An $80,000 renovation turned a former cafeteria and kitchen into a facility that doubles the organization's sleeping capacity.
More than three dozen people attended a ribbon-cutting, followed by a tour of the Christian ministry off Walker Street.
"It's a momentous day for us," said Rusty Marsh, Augusta Rescue Mission's executive director. "It's a day we have lots of people to thank for."
The Creel-Harrison Foundation and The Community Foundation for the CSRA contributed $10,000 grants that helped build a new bathroom and install air conditioning.
Those were the missing pieces needed to complete the dorm, outfitted with donated bunk beds and mattresses purchased by West Acres Baptist Church.
In 2005, a $550,000 life center was built with a kitchen and cafeteria. With the old kitchen and cafeteria no longer needed, the space was used to hold clothing and various items over the past six years.
It's taken just as long to raise money to renovate the space, Marsh said. Now, with the new facility, the mission has the option to expand its recovery programs.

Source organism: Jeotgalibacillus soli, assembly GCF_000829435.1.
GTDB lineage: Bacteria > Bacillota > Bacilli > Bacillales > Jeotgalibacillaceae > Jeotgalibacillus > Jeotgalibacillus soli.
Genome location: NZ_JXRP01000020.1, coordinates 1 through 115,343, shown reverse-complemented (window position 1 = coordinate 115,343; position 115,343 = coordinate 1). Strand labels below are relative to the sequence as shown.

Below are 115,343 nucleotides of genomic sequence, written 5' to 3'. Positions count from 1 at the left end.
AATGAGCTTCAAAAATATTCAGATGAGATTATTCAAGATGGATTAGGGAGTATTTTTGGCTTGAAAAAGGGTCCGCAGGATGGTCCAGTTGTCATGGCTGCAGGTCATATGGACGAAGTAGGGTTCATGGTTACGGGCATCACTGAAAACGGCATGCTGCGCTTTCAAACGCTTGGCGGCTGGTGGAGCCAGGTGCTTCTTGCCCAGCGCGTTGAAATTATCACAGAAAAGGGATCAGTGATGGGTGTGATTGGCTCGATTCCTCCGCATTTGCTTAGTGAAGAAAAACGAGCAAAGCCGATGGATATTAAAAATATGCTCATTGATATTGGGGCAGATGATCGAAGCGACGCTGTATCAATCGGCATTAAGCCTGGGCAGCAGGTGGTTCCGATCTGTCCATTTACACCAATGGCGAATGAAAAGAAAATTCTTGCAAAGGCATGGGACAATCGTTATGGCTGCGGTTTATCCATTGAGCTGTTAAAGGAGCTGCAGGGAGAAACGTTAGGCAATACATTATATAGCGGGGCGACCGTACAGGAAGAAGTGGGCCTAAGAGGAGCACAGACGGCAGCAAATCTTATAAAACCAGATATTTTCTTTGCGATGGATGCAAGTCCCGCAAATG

Though the center offers overnight stays for homeless men, its focus is a resident worker program. For six to nine months, men live on the campus and are required to complete chapel services and work details. They're given budgeting classes and job training, with the ultimate goal of finding employment and repairing family relationships.
"Our motto is to rebuild lives in Christ," Marsh said. "It happens. We've seen marriages restored down here. We've seen lives saved."
The new space also gives the ministry more options when cold weather strikes, Marsh said.
"This is going to be a blessing, particularly when it's cold outside," he said. "In the winter, the Salvation Army and Garden City Rescue Mission call us up when they're full. During the winter months, we're all calling each other and everybody is full. No one has any space.
"Last December, we had to turn people away. I never want to see that happen again."
Countless donors have helped address that problem by allowing the mission to open a new dorm, Marsh said.
"The community support has been massive," he said. "We couldn't have done it without them."
Robbie White, the executive director of the Creel-Harrison Foundation, said she counts it a privilege and a pleasure to take part.
"Augusta is blessed with many people who help people in need," she said, "and for 45 years the Augusta Rescue Mission has certainly done a great job of that."